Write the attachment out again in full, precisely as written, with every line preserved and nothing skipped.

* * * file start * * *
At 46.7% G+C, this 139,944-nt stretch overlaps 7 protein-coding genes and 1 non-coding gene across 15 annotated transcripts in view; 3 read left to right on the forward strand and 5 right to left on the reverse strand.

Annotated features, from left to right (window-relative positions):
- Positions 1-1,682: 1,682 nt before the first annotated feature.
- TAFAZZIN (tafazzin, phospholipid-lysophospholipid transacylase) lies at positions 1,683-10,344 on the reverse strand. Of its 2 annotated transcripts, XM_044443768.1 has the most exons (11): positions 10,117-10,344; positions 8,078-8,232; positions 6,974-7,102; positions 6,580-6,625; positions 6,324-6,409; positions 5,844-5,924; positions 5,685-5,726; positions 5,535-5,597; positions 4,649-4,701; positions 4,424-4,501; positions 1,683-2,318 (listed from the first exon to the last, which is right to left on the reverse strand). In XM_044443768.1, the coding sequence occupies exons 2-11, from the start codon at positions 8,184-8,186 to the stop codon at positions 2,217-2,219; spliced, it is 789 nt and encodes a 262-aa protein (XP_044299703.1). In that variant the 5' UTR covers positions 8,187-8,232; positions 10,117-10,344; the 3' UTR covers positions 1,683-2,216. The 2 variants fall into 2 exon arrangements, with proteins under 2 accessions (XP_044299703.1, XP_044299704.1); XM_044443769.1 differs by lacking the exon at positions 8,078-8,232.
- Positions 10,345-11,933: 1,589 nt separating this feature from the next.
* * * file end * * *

At 46.7% G+C, this 139,944-nt stretch overlaps 7 protein-coding genes and 1 non-coding gene across 15 annotated transcripts in view; 3 read left to right on the forward strand and 5 right to left on the reverse strand.

Annotated features, from left to right (window-relative positions):
- Positions 1-1,682: 1,682 nt before the first annotated feature.
- TAFAZZIN (tafazzin, phospholipid-lysophospholipid transacylase) lies at positions 1,683-10,344 on the reverse strand. Of its 2 annotated transcripts, XM_044443768.1 has the most exons (11): positions 10,117-10,344; positions 8,078-8,232; positions 6,974-7,102; positions 6,580-6,625; positions 6,324-6,409; positions 5,844-5,924; positions 5,685-5,726; positions 5,535-5,597; positions 4,649-4,701; positions 4,424-4,501; positions 1,683-2,318 (listed from the first exon to the last, which is right to left on the reverse strand). In XM_044443768.1, the coding sequence occupies exons 2-11, from the start codon at positions 8,184-8,186 to the stop codon at positions 2,217-2,219; spliced, it is 789 nt and encodes a 262-aa protein (XP_044299703.1). In that variant the 5' UTR covers positions 8,187-8,232; positions 10,117-10,344; the 3' UTR covers positions 1,683-2,216. The 2 variants fall into 2 exon arrangements, with proteins under 2 accessions (XP_044299703.1, XP_044299704.1); XM_044443769.1 differs by lacking the exon at positions 8,078-8,232.
- Positions 10,345-11,933: 1,589 nt separating this feature from the next.